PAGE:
Islam in general is at a crossroads in its development as a religion. There are factions -- including the mullahs in Iran -- that want to turn the clock back and disengage from the developed world that is "threatening" their religion. A bi-polar standoff is exactly what they want/need to maintain power and the efficacy of their religious message. Think Kim Jong Il, who maintains power only because he has scared his people to death that the US will invade at any moment.

Instead of asking how we effectively contain Iran, which will improve nothing and in all likelyhood make things worse, we should be asking how to effectively engage Iran primarily at an economic level. Kill them with connectivity is a favorite theme of Thomas Barnett, and I believe he has the right angle on Iran. Ultimately we want them to progress, not regress, and hundreds of Wal-Mart stores are a much better answer than hundreds of guided missles.

-occasiaonal reader currently deployed to OIF  

By Anonymous charlz, at Wed Nov 29, 09:05:00 AM:

<"I have a solution for the US to solve all their problem in the Middle East. GET THE FUCK OUT OF THERE AND MIND YOUR OWN BUSINESS !!!

By Anonymous, at Wed Nov 29, 02:08:57 AM " > It is our business when Islamists threaten our extinction.

There is yet one other possibility that may eventuate. When patience runs out and we feel our backs are against the wall, we'll just nuke 'em off the face of the earth and be done with 'em. Think Dresden, Hiroshima, Nagasaki - then add Teheran and Damascus or even Bagdad.

Some folks and their oil are more trouble than they're worth.  

By Anonymous n.a. palm, at Wed Nov 29, 09:54:00 AM:

Ledeen is right. Anonymous (1) is a fool. btw, Ledeen left out Indonesia from his list of global threats caused by terrorist islam.

According to Bernard Lewis, the one thing that gets their (terrorists) attention, is violent retribution from us. They are cowards by nature.  

By Anonymous Anonymous, at Wed Nov 29, 11:58:00 AM:

Did man arrive at this spot in history through compromise or conquest? the answer is plainly conquest. everything else being discussed is window dressing. The bottom line is the pre-amble to Stanley Kubrick's 2001:A Space Odyssey. Iranians view the world today as an us/them proposition just as we viewed it in 1945. I exist today because of Truman's decision to spare 100's of thousands of young men from having to storm the beaches of Japan. My dad's amphibious assault training was abruptly cancelled after Hiroshima. The world is an us/them proposition and has been since the time of Beowulf.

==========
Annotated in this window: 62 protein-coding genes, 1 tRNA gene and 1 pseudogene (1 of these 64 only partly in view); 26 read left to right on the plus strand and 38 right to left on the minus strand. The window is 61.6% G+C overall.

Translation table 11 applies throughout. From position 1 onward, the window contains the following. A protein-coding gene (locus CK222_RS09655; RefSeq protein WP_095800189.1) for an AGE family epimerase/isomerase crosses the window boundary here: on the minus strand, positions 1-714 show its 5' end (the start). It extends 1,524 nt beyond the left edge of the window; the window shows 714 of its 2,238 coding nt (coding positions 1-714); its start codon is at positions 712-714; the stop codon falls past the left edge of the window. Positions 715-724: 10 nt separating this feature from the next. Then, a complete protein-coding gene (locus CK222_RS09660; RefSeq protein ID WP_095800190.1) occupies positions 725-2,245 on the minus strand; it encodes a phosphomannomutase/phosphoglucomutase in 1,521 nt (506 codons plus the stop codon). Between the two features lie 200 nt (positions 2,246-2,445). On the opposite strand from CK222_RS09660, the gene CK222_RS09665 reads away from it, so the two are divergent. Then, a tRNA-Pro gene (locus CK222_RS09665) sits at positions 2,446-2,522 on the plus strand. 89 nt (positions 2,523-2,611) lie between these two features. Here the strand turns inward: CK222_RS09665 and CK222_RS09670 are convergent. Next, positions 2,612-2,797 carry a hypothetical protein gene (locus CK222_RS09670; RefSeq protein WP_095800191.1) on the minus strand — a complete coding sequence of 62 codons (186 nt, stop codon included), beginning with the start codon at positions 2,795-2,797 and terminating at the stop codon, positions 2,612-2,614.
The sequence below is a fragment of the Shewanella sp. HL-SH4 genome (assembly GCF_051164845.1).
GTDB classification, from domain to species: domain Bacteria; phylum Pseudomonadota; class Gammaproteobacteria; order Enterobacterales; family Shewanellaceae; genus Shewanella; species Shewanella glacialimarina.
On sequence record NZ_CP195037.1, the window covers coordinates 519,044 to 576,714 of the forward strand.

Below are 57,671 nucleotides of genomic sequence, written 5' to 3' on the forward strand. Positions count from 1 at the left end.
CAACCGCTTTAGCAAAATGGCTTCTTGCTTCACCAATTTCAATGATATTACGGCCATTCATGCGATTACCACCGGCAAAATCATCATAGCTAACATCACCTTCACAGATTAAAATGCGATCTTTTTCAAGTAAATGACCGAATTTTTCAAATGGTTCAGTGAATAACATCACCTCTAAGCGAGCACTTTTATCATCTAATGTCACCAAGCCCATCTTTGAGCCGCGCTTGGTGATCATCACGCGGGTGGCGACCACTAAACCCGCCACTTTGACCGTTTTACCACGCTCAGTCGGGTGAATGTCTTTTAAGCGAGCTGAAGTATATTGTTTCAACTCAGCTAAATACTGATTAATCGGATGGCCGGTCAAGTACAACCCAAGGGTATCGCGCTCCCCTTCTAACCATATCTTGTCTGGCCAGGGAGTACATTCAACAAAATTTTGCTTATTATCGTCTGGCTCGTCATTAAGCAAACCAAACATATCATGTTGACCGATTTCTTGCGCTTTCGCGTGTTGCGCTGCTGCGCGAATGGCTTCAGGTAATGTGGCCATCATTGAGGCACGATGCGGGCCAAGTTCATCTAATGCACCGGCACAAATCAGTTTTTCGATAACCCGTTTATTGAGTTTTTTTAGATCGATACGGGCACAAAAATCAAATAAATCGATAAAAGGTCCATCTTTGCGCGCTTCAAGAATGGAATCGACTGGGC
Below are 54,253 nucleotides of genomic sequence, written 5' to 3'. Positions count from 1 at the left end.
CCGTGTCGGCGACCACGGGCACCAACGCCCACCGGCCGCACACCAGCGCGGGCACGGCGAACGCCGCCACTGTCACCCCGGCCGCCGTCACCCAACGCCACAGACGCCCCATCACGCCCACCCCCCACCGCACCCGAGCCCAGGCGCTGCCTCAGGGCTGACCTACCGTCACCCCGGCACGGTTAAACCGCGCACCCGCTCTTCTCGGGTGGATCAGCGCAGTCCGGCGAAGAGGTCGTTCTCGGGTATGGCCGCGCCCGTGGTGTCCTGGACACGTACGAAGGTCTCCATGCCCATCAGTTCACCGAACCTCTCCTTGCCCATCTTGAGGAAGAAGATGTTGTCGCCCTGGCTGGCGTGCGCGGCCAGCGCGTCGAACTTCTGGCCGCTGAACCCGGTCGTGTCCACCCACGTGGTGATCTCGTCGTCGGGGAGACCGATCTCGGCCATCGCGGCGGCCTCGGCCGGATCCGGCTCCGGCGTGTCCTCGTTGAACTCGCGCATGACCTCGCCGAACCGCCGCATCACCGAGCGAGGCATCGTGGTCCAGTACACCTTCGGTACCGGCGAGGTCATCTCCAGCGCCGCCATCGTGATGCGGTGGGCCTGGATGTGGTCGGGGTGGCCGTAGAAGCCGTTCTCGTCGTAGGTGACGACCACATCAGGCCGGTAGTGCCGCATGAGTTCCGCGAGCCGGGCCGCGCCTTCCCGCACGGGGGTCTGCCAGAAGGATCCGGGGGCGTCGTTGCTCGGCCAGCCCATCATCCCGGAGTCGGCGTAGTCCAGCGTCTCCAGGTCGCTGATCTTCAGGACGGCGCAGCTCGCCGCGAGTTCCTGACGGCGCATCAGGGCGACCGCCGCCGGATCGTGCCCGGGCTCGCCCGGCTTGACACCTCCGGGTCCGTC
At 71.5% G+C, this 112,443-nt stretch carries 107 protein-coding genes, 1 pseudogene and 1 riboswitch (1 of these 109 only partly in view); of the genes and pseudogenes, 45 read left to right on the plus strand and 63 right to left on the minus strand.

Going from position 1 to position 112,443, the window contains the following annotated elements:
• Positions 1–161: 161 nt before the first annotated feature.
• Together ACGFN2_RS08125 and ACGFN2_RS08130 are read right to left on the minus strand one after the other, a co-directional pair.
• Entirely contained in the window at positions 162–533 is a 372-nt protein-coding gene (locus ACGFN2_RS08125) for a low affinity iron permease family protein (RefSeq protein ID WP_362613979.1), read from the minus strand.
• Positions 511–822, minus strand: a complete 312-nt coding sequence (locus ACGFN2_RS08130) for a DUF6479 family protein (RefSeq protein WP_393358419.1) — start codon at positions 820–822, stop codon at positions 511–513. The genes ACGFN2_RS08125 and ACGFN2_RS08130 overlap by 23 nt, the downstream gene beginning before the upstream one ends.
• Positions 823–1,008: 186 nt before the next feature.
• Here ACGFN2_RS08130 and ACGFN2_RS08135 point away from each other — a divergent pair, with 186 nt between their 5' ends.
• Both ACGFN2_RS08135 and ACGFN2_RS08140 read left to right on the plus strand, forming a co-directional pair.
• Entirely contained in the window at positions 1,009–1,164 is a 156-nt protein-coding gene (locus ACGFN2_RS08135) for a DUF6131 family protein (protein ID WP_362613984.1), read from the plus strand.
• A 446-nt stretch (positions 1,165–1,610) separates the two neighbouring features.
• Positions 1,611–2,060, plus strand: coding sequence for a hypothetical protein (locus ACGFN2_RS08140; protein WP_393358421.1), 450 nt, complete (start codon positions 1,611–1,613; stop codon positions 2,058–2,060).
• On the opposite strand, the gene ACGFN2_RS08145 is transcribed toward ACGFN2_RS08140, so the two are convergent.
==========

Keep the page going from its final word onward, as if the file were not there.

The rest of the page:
By Anonymous Anonymous, at Wed Nov 29, 12:01:00 PM:

Anonymous is a fool. Not only is his "reasoning" absurd, he doesn't even get basic facts (and spellings: "the SHAW"! Good Lord!) right.

The Iranians might or might not have been entitled to nationalize oil industries working on their soil -- but certainly not without compensating the affected private companies for their seized assets. Everything else amounts to pure theft.

Even if one accepts the premise, at least for the sake of the argument, that it was indeed "the bloody ... regime of the Shaw [here we go again] ... that led to the Iranian revolution", this cannot explain or justify why the "revolutionaries" installed a regime and a system much more cruel and oppressive than the one they overthrew. Evidently they were not unhappy with oppression per se, but rather with who oppressed whom for which reasons. Nobody forced the "revolutionaries" to install a system of Islamic Messianic Fascism. They could have opted for building a freedom-oriented, liberal state. Yet they chose Islamic Fascism. The blame for this is entirely on them.

As to Saddam, he did not gain power in the 50s. He rose to a position of prominence only in the late 60s, and his leading role in the Iraqi entity was only formally enshrined, in successive steps, over the course of the 70s.

Moreover, if anything he rose to prominence with the aid of the Soviets, not the US, which was wary of his belligerent nationalist and socialist rhetoric (now here you have a fine combination!) after the the Arab desaster of the Six Days War in 1967. After all, it was Saddam who in this time pushed for Iraqi nationalisation of foreign oil assets in the country, with the avowed goal of using the newfound oil wealth for expanding and upgrading the military.

Then, after the 1973 war, the US was the only Western country which formally severed diplomatic relations with Saddam's Iraq. Relations were only restored in 1984, in the middle of the war with Iran when the US faced an unpleasant choice between two unpalatable regimes. (It was in this context that the much maligned early Rumsfeld visit to Bagdad took place.) However, Saddam launched his war against Iran with Russian and French weaponry: Remember those MIG fighter planes and Exocet rockets?

Therefore it was precisely during the era of NO US-Iraq relations that Saddam cemented his power in the Iraqi entity -- and began its abuse in earnest.

The only time the US somewhat supported Saddam was between 1984 and 1990. But hey, when did raving ignoramuses ever let facts get in their way?

Andreas (Germany)  

By Anonymous Anonymous, at Wed Nov 29, 12:29:00 PM:

Just as an aside, from Wikipedia:
"Stark was deployed to the Middle East Force in 1984 and 1987. The ship was struck on May 17, 1987, by two Exocet antiship missiles fired from an Iraqi Mirage F1 fighter during the Iran-Iraq War."

The Mirage F1 and the Exocet anti-ship missiles used in the attack on the Stark were from...France!